The Lord Windlesham
Lord Windlesham 1995.jpg
Leader of the House of Lords
Lord Keeper of the Privy Seal
In office
23 May 1973 – 4 March 1974
MonarchElizabeth II
Prime MinisterEdward Heath
Preceded byThe Earl Jellicoe
Succeeded byThe Lord Shepherd
Minister of State for Northern Ireland
In office
26 March 1972 – 5 June 1973
MonarchElizabeth II
Prime MinisterEdward Heath
Preceded byOffice established
Succeeded byThe Lord Belstead
(as Parliamentary Under-Secretary of State)
Minister of State for Home Affairs
In office
23 June 1970 – 26 March 1972
MonarchElizabeth II
Prime MinisterEdward Heath
Preceded byShirley Williams
Succeeded byThe Viscount Colville of Culross
Member of the House of Lords
Lord Temporal
In office
17 November 1999 – 21 December 2010
Life Peerage
In office
20 February 1963 – 11 November 1999
Hereditary Peerage
Preceded byThe 2nd Lord Windlesham
Succeeded bySeat abolished
Personal details
Born23 January 1932
Died21 December 2010(2010-12-21) (aged 78)
Political partyConservative
Alma materTrinity College, Oxford

David James George Hennessy, 3rd Baron Windlesham and Baron Hennessy, CVO, PC, FBA (28 January 1932 – 21 December 2010[1]), was a Conservative Party politician in the United Kingdom who held visiting professorships at various universities.

Early life

Hennessy, an Anglo-Irish peer, was educated at Ampleforth College and Trinity College, Oxford, earning a Master of Arts in Jurisprudence in 1957.[2] He did his National Service with the Grenadier Guards in Tripoli.[2] His father, James Hennessy, 2nd Baron Windlesham, was a Lieutenant General in the Grenadier Guards. They are closely related to the Franco-Irish Cognac Hennessy family.

Political career

He was elected to Westminster City Council in 1958 to 1962,[2] unsuccessfully contested Tottenham in 1959, and entered the House of Lords as the 3rd Baron Windlesham upon his father's death in 1962, who died in a helicopter accident at sea, having been a brigadier in the Grenadier Guards. He joined the Government as Minister of State in the Home Office in 1970 to 1972; and from 1972 to 1973, in the Northern Ireland Office, after which he became Lord Privy Seal and Leader of the House of Lords in June 1973 until October 1974.[2] He was appointed a Commander of the Royal Victorian Order (CVO) in the 1981 New Year's Honours.[3] On 16 November 1999, he was created Baron Hennessy, of Windlesham in the County of Surrey[4] after the House of Lords Act 1999, so that he could continue sitting in the Lords.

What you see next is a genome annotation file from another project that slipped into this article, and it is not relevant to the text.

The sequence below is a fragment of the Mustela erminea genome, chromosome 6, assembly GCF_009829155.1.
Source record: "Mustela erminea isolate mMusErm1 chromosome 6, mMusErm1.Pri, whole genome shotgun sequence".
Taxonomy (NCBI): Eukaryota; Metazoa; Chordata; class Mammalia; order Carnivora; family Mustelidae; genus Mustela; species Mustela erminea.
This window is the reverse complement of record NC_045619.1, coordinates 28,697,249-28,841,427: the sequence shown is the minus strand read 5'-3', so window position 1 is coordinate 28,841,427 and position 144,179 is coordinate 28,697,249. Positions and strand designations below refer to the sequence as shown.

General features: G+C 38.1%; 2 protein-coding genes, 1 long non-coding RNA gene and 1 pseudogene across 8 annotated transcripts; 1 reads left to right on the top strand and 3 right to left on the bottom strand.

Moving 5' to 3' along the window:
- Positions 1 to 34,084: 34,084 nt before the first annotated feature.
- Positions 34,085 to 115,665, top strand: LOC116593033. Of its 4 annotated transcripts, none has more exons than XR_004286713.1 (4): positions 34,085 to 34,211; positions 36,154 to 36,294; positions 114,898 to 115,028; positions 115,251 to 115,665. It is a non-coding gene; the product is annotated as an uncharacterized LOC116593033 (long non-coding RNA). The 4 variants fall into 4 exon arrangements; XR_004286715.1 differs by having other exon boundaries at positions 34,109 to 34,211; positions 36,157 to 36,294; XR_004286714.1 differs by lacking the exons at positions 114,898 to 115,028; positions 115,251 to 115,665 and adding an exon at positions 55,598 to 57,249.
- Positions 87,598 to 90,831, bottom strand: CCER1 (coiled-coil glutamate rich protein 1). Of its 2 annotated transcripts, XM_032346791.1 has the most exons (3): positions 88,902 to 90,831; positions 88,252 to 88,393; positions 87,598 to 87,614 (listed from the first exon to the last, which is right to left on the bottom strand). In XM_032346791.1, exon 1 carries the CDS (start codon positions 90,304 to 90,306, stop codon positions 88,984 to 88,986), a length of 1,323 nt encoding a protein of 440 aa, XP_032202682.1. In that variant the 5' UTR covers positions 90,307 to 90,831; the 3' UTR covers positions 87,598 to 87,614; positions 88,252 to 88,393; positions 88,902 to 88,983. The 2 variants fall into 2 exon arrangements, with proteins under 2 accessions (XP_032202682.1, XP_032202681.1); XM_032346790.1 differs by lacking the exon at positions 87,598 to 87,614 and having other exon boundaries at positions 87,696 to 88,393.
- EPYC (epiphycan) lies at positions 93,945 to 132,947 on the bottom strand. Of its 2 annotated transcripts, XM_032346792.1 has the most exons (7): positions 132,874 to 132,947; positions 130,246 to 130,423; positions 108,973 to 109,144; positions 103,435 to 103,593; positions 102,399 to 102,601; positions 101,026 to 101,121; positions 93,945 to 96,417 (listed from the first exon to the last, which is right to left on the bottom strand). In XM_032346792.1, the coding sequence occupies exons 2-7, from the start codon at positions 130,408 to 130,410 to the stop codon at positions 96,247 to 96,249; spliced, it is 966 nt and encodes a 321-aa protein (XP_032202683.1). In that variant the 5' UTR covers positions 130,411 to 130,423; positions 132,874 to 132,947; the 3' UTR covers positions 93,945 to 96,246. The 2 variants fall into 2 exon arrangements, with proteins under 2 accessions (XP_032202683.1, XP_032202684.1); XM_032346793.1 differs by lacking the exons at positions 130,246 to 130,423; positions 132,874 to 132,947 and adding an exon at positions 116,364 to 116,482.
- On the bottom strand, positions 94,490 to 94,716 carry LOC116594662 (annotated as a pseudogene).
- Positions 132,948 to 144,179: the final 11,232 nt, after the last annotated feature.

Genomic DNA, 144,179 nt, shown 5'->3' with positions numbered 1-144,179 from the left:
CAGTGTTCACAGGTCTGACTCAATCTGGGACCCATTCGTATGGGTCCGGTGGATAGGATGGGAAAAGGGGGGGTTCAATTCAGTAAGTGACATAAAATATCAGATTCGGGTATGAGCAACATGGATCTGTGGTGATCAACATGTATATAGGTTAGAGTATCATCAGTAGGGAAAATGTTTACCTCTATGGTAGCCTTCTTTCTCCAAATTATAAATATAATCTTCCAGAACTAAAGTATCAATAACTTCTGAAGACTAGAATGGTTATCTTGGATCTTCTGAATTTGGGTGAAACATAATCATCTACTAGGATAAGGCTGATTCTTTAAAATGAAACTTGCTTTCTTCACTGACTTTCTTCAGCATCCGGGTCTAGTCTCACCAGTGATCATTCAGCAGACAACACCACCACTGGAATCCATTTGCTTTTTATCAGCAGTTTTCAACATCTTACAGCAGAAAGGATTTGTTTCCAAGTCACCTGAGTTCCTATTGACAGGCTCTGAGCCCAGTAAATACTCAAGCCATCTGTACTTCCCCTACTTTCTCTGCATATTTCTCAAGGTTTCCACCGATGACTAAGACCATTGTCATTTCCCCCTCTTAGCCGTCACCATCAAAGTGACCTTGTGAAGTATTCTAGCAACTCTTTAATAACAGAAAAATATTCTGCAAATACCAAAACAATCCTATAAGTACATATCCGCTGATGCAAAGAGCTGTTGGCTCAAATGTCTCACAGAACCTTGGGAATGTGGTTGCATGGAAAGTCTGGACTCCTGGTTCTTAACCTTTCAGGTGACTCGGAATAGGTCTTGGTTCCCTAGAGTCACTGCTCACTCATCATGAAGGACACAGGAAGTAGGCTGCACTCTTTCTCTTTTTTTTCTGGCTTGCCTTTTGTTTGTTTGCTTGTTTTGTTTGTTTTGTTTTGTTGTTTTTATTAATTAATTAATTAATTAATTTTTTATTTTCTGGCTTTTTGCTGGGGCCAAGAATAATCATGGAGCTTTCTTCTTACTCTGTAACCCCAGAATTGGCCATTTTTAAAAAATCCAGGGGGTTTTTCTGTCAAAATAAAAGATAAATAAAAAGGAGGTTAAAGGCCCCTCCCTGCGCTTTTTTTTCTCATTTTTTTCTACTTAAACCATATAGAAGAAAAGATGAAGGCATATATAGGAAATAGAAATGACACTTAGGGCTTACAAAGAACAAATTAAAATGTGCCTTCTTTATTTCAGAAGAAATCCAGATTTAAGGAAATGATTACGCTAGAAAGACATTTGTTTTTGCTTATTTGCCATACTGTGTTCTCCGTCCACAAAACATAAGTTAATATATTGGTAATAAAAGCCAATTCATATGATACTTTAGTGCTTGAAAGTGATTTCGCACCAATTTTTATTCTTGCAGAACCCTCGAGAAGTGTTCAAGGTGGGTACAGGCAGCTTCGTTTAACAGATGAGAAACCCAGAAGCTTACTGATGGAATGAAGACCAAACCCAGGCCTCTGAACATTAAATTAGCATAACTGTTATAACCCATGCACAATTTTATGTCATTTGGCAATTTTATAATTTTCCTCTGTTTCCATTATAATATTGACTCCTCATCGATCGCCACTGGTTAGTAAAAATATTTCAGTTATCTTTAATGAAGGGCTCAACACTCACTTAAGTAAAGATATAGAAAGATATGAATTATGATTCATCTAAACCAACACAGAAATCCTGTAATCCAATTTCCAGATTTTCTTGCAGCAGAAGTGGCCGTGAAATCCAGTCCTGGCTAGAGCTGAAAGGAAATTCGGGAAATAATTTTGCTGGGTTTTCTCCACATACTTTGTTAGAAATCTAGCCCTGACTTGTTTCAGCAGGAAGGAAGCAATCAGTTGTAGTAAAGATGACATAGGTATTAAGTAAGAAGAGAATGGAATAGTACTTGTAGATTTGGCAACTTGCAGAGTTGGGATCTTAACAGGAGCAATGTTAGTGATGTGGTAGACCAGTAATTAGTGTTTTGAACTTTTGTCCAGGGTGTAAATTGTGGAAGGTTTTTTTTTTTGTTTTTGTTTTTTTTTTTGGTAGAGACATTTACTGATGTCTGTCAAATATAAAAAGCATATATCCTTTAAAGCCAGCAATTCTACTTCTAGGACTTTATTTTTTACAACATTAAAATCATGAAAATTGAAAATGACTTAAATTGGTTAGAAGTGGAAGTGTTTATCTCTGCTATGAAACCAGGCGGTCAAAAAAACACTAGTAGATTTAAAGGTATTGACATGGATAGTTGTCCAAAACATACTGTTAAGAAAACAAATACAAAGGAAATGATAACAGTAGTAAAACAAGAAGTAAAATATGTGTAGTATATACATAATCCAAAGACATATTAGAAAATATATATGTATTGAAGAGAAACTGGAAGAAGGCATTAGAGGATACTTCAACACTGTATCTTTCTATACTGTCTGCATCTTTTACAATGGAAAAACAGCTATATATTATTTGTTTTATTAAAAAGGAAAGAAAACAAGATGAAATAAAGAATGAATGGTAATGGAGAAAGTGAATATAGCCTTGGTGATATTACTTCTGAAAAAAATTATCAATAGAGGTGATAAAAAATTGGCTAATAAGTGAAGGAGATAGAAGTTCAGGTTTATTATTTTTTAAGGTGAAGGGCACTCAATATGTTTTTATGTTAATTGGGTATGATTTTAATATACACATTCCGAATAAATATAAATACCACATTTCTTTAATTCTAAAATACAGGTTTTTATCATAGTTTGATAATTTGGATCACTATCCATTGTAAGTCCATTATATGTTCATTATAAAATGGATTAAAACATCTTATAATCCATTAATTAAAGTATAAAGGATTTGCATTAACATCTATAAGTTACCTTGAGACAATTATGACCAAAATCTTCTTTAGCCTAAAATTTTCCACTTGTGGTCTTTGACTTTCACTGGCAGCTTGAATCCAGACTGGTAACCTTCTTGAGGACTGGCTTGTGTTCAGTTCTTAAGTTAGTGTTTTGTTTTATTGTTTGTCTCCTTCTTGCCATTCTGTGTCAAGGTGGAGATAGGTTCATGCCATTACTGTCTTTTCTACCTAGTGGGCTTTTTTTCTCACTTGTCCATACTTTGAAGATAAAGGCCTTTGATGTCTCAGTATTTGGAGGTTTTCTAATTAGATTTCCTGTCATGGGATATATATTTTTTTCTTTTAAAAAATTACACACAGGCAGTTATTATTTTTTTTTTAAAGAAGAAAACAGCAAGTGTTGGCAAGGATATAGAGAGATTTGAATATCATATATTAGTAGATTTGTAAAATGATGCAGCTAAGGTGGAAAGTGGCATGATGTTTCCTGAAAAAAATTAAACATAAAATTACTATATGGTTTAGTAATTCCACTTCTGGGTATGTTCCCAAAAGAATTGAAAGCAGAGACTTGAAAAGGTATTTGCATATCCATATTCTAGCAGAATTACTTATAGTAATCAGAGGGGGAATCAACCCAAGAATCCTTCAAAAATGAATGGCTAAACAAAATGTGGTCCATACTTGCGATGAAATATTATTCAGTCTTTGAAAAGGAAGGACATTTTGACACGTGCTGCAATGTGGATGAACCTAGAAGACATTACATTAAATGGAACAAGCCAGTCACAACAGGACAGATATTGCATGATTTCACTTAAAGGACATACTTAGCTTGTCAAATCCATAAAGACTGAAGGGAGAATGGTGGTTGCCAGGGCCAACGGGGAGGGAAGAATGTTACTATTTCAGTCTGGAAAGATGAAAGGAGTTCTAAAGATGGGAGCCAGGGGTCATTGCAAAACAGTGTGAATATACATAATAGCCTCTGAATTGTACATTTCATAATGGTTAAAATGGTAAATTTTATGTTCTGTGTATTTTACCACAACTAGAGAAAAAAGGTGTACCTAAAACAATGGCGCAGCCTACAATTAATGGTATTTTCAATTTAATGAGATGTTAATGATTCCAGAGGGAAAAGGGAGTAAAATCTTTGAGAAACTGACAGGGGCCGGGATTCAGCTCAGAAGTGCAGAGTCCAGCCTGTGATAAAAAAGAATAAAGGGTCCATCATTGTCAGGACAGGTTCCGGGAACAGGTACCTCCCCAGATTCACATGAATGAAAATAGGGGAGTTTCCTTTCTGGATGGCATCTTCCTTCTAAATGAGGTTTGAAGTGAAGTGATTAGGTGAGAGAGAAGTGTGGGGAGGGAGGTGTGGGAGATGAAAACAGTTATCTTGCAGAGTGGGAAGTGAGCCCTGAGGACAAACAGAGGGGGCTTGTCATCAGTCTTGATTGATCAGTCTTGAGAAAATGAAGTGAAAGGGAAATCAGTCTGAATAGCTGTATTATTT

Media

He worked for Associated-Rediffusion and was involved in This Week. He later joined the board of Rediffusion as Chief Programme Executive.[2] His TV career continued as managing director of Grampian (1967–1970) and managing director of the ATV network (1974–1981).[2] He was a director of The Observer from 1981 to 1989.[2]

Academic

He returned to Oxford, where he earned a DLitt,[citation needed] and was principal of Brasenose College from 1989 to 2002.[2] He had also been a visiting professor at Princeton University in 1997 and 2002 to 2003.[2]

Family

Baron Windlesham married the fashion journalist and author Prudence Glynn in 1965. She died in 1986; he is survived by a son, James and a daughter, Victoria.[2]

Arms

Coat of arms of David Hennessy, 3rd Baron Windlesham
Coronet of a British Baron.svg
Windlesham Escutcheon.png
Crest
In front of a dexter arm embowed in armour the hand grasping a battle-axe a trefoil slipped and a red rose stalked and saltirewise all Proper.
Escutcheon
Gules a boar passant Proper on a chief Or a trefoil slipped Vert between two roses of the field barbed and seeded also Proper.
Supporters
On either side an officer of the Irish Brigade in the service of the King of France in the 18th century Proper the dexter supporting with the exterior hand a gold mounted and tasselled staff Proper.
Motto
Vi Vivo Et Armis [5]

References

  1. ^ "Politics obituaries: Lord Windlesham". The Daily Telegraph. London. 23 December 2010. Retrieved 23 December 2010.
  2. ^ a b c d e f g h i j The Ampleforth Journal. 115: 88–89. ((cite journal)): Missing or empty |title= (help)
  3. ^ "No. 48467". The London Gazette (Supplement). 31 December 1980. p. 4.
  4. ^ "No. 55672". The London Gazette. 19 November 1999. p. 12349.
  5. ^ Burke's Peerage. 1956.
Peerage of the United Kingdom Preceded byJames Hennessy Baron Windlesham 1962–2010 Succeeded byJames Hennessy Political offices Preceded byThe Earl Jellicoe Lord Privy Seal 1973–1974 Succeeded byThe Lord Shepherd Leader of the House of Lords 1973–1974 Party political offices Preceded byThe Earl Jellicoe Leader of the Conservative Partyin the House of Lords 1973–1974 Succeeded byThe Lord Carrington Academic offices Preceded byBarry Nicholas Principal of Brasenose College, Oxford 1989–2002 Succeeded byRoger Cashmore